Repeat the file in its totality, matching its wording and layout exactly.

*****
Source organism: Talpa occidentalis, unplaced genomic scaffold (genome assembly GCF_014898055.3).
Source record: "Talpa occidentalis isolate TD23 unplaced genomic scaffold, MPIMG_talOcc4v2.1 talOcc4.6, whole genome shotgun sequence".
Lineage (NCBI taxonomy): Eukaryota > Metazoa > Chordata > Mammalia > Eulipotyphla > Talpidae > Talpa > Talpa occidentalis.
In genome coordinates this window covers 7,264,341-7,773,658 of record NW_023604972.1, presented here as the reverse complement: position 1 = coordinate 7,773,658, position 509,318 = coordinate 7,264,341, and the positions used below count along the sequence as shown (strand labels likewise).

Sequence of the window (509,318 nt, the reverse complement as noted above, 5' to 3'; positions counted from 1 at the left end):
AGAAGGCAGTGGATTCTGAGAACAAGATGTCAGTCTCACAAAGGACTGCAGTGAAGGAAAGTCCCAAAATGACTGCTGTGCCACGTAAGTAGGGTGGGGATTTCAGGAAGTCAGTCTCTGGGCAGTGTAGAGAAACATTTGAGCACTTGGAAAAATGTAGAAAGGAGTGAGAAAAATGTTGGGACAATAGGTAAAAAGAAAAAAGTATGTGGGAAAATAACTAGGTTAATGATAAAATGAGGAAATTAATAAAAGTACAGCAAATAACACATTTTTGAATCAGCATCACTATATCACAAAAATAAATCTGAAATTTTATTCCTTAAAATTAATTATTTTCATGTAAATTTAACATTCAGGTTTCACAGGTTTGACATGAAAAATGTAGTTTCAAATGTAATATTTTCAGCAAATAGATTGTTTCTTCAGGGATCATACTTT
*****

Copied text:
Source organism: Talpa occidentalis, unplaced genomic scaffold (genome assembly GCF_014898055.3).
Source record: "Talpa occidentalis isolate TD23 unplaced genomic scaffold, MPIMG_talOcc4v2.1 talOcc4.6, whole genome shotgun sequence".
Lineage (NCBI taxonomy): Eukaryota > Metazoa > Chordata > Mammalia > Eulipotyphla > Talpidae > Talpa > Talpa occidentalis.
In genome coordinates this window covers 7,264,341-7,773,658 of record NW_023604972.1, presented here as the reverse complement: position 1 = coordinate 7,773,658, position 509,318 = coordinate 7,264,341, and the positions used below count along the sequence as shown (strand labels likewise).

Sequence of the window (509,318 nt, the reverse complement as noted above, 5' to 3'; positions counted from 1 at the left end):
AGAAGGCAGTGGATTCTGAGAACAAGATGTCAGTCTCACAAAGGACTGCAGTGAAGGAAAGTCCCAAAATGACTGCTGTGCCACGTAAGTAGGGTGGGGATTTCAGGAAGTCAGTCTCTGGGCAGTGTAGAGAAACATTTGAGCACTTGGAAAAATGTAGAAAGGAGTGAGAAAAATGTTGGGACAATAGGTAAAAAGAAAAAAGTATGTGGGAAAATAACTAGGTTAATGATAAAATGAGGAAATTAATAAAAGTACAGCAAATAACACATTTTTGAATCAGCATCACTATATCACAAAAATAAATCTGAAATTTTATTCCTTAAAATTAATTATTTTCATGTAAATTTAACATTCAGGTTTCACAGGTTTGACATGAAAAATGTAGTTTCAAATGTAATATTTTCAGCAAATAGATTGTTTCTTCAGGGATCATACTTT